Interesting facts about Newsprint Tariffs from NNA

• Newsprint is one of the grades of paper in a category called Uncoated Groundwood paper or UGW.

• Most of the newsprint used in U.S. newspapers is manufactured in Canada and has been for many years. U.S. publishing businesses were instrumental in encouraging the development of the Canadian newsprint market because of the natural advantages of hydropower and water-lane shipping in that country. At some points in U.S. history, American publishing companies like The Washington Post and The New York Times even owned all or parts of newsprint companies so that they could insure continued supplies in tight times, such as during the World Wars.

• Newsprint production also occurs in the U.S., primarily in the Southern states and upper Northwest, using wood products from farmed conifers, like pine trees. These products are usually chips from logs that have been sawn for construction lumber.

• Many newsprint mills in both countries either closed or converted to other paper products in the past decade as U.S. newspaper publishers cut demand. In fact, the U.S. requires 75 percent less newsprint today than it did a decade ago.

• The tariffs against all UGW were proposed by a Washington State newsprint producer, North Pacific Paper Company or NORPAC. NORPAC said Canadian producers were violating trade laws in two ways. First, they were allegedly receiving government subsidies through such channels as government loan assistance and permission to harvest trees on government land. Second, they were selling paper in the U.S. too cheaply compared to prices for other nations. NORPAC said its paper mill was injured by these practices.

• The U.S. Department of Commerce and the International Trade Commission are investigating these claims. Preliminary duties against Canadian producers began in January in the range of about 6.5 percent to nearly 10 percent for the alleged subsidy violations. Another set of duties began in March with a high assessment of 22 percent for alleged underpricing or “dumping.” The preliminary findings are not unusual and do not mean that the final determinations will end with such major assessments. The U.S. trade laws are engineered to give the benefit of the doubt to U.S. producers, even at the cost of higher prices to consumers. Preliminary findings can be intended to provide some interim relief even before final facts are all in.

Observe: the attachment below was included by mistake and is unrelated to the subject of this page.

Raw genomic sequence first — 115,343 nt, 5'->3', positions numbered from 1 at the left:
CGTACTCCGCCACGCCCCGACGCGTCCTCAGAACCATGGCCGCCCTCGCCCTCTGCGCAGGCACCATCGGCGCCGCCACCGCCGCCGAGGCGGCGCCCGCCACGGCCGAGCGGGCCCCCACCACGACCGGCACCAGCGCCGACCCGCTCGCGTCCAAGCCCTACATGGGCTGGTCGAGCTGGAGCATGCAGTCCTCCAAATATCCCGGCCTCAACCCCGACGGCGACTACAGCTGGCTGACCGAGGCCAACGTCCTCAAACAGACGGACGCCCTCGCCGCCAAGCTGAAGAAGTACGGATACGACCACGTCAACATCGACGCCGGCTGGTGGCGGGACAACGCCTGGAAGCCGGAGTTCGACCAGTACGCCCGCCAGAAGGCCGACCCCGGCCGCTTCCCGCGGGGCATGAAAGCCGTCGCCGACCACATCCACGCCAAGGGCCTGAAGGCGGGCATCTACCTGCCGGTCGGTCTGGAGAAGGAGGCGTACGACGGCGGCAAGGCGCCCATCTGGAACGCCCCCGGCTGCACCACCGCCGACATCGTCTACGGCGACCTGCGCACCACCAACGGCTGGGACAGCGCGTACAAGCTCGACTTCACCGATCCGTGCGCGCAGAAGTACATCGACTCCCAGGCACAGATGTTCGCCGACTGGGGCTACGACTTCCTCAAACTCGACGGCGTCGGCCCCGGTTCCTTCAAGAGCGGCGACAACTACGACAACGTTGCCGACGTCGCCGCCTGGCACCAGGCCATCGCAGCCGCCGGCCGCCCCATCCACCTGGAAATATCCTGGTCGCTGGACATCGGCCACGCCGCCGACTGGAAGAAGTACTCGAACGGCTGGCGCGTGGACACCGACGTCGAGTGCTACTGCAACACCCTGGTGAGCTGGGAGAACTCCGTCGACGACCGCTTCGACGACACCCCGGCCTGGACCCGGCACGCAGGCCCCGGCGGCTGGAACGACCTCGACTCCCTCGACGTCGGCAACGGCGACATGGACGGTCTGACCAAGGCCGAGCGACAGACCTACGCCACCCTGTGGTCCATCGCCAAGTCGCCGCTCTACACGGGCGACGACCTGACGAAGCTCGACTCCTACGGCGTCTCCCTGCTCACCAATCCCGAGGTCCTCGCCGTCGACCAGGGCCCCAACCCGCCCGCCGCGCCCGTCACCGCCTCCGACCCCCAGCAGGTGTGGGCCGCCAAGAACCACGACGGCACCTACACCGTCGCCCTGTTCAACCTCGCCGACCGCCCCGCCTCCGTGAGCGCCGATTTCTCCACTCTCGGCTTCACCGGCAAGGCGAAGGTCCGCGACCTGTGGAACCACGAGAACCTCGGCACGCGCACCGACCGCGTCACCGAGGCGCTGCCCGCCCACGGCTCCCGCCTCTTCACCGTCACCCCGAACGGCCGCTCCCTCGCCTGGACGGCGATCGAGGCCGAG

• These tariffs are being collected now at the U.S./Canadian border, however, and are in escrow until final findings are complete. Newsprint producers are already escalating their prices to U.S. newspapers. The harm to newspapers has already begun.

• The respondent Canadian companies say that U.S. publishers’ demands have fallen as parts of the newspaper industry have shifted to digital publication. Major U.S. daily newspapers have cut back, merged, closed or dropped publication days as digital commerce and competition have driven reductions in advertising and print readership. Market forces, not trade practice, are responsible for the harm to paper producers.

• For community (weekly and small daily newspapers, primarily in small towns), the demand for paper has fallen less dramatically as print remains more of a core business. However, these newsprint buyers’ requirements have always been much less than those of dailies because they print less frequently, such as once a week or once a month. A study in the 1990s by the National Newspaper Association indicated weekly newspapers formed only a sliver of what was then a 16 million metric ton domestic newsprint market. Today, the U.S. is about a 4 million ton market. Community newspapers alone cannot create enough demand to stimulate a U.S. newsprint market, even though they have more enduring needs for paper.

• Anecdotally, National Newspaper Association members already report occasional shortages in paper supplies because North American paper producers see the writing on the wall and are producing less. Publishers fear the tariffs will accelerate this ramping down for paper producers. But industry sources say U.S. mills are running at 97 percent capacity now. Could the tariffs cause the U.S. newsprint production to expand? Highly unlikely. New mills cost millions of dollars and take years to site and construct in compliance with complex air and water safety laws. Even during the era of rapid recycling collections in the 1990-2000s when the newsprint markets were robust, several individual state governments contemplated funding new newsprint mills to use up rising volumes of collected old newspapers and they were unable to establish a single new mill. In the falling markets of today, investment in new factories is even less feasible.

• Digital publication has become common throughout the U.S. Readers sometimes erroneously believe that newsprint is no longer necessary. However, U.S. community newspaper publishers cannot support digital (internet or mobile) versions of their newspapers without a printed newspaper. The hard copy advertising and readership provides more than 90 percent of the revenue that enables the digital newspaper to exist. In other words, without print, there is no online news from the local newspaper.

• The Commerce Department may find that U.S. newsprint producers are indeed facing a shrinking market, but that the shrinkage is because internet competition has harmed U.S. publishers’ ability to purchase paper and not because of unfair trade with Canada. If newsprint prices rise dramatically, publishers will be able to purchase even less paper, and U.S. newsprint producers may find an even more difficult market for their products. NNA believes tariffs will cause job losses at U.S. newspapers and in the markets that depend upon them. Tariffs will not help U.S. paper producers. That may be why the industry organization for U.S. paper producers, the American Forest and Paper Association, does not support NORPAC’s case.